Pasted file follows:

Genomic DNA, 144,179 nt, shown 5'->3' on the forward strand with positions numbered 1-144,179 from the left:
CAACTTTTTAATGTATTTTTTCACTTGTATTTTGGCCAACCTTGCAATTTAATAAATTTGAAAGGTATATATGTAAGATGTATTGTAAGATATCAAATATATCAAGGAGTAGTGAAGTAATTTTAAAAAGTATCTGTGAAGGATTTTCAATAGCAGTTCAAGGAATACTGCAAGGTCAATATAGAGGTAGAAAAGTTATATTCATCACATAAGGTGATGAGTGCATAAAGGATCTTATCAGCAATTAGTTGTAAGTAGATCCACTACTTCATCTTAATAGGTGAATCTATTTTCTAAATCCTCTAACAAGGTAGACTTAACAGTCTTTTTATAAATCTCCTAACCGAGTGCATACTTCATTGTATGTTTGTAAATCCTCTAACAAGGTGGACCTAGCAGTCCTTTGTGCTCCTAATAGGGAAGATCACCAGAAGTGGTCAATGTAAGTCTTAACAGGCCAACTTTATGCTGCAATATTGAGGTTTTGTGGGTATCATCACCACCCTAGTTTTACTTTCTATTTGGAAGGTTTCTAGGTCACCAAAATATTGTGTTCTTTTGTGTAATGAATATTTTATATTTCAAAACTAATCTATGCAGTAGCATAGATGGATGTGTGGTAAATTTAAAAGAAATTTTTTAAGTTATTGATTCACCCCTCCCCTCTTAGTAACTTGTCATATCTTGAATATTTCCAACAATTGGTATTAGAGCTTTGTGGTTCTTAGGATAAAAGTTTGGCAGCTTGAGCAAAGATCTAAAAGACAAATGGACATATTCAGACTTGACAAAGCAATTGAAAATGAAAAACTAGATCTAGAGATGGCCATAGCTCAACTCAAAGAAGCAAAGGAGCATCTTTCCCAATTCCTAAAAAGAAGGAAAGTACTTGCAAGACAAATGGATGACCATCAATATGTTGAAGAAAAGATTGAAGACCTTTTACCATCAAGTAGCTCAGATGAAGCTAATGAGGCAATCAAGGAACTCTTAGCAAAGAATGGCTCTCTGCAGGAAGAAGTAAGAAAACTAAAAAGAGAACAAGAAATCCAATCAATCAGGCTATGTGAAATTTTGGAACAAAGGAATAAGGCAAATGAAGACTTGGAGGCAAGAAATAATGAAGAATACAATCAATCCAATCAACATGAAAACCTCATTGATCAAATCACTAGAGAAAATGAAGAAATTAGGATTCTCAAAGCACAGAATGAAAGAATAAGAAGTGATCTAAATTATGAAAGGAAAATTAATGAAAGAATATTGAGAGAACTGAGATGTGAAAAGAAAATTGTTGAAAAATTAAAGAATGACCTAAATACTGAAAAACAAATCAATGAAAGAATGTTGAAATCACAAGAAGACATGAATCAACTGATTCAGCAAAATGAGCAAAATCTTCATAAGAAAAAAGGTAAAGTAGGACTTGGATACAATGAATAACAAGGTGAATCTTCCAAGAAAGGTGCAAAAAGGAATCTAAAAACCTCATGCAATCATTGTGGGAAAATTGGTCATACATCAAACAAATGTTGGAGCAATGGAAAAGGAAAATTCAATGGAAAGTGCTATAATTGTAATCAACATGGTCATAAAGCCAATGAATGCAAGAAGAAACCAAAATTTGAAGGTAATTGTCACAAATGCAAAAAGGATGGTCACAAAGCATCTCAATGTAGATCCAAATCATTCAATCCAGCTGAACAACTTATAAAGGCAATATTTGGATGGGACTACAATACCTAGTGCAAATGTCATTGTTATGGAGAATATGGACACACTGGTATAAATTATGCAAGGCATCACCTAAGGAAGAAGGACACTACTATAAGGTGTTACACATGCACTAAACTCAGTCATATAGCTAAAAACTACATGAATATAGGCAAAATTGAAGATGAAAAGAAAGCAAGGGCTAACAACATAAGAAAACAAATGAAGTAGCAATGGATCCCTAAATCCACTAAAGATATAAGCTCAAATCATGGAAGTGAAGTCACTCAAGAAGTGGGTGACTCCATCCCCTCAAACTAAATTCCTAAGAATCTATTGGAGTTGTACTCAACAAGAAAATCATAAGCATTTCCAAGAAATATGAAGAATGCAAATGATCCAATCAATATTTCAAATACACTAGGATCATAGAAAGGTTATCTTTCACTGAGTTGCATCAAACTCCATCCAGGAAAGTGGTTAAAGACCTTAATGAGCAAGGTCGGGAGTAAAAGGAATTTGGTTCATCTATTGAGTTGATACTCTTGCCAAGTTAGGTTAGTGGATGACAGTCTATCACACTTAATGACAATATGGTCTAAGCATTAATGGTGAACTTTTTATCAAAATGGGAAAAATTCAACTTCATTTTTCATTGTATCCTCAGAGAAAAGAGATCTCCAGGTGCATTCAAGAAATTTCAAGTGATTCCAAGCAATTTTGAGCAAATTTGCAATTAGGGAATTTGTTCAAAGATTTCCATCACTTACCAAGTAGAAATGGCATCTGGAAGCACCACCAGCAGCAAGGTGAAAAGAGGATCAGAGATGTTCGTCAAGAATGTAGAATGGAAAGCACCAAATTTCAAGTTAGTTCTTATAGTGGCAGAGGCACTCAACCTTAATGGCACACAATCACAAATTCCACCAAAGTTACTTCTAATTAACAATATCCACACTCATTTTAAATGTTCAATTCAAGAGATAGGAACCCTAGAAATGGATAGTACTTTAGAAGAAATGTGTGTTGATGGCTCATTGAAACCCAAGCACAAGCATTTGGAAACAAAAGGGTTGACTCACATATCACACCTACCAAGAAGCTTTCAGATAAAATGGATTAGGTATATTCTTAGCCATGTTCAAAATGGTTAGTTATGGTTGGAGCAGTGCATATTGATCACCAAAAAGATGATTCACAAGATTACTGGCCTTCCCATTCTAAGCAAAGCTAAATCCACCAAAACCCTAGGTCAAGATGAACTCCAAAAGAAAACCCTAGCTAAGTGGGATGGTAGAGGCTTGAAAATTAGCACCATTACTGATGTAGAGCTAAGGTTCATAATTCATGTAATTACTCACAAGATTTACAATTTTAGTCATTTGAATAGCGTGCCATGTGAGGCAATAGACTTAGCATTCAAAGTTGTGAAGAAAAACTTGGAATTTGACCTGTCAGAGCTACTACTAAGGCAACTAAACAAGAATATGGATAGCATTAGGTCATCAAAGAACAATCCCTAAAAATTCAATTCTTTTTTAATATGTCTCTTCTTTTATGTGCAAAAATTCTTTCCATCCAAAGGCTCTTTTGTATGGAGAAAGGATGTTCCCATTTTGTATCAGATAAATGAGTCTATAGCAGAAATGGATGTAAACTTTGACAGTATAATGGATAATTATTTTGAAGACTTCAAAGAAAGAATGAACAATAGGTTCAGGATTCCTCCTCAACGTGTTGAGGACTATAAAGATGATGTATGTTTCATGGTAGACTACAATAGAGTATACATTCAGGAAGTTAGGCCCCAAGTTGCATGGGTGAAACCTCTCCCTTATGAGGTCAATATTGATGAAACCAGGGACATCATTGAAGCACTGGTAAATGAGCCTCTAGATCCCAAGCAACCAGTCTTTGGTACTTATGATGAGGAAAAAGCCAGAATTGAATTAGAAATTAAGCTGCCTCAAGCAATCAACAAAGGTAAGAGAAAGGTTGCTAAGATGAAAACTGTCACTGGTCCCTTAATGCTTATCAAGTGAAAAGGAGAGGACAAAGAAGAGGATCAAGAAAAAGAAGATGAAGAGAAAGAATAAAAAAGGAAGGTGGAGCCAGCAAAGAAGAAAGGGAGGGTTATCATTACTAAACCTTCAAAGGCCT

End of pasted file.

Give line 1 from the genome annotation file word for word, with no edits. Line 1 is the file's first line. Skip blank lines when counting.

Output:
Genomic DNA, 144,179 nt, shown 5'->3' on the forward strand with positions numbered 1-144,179 from the left: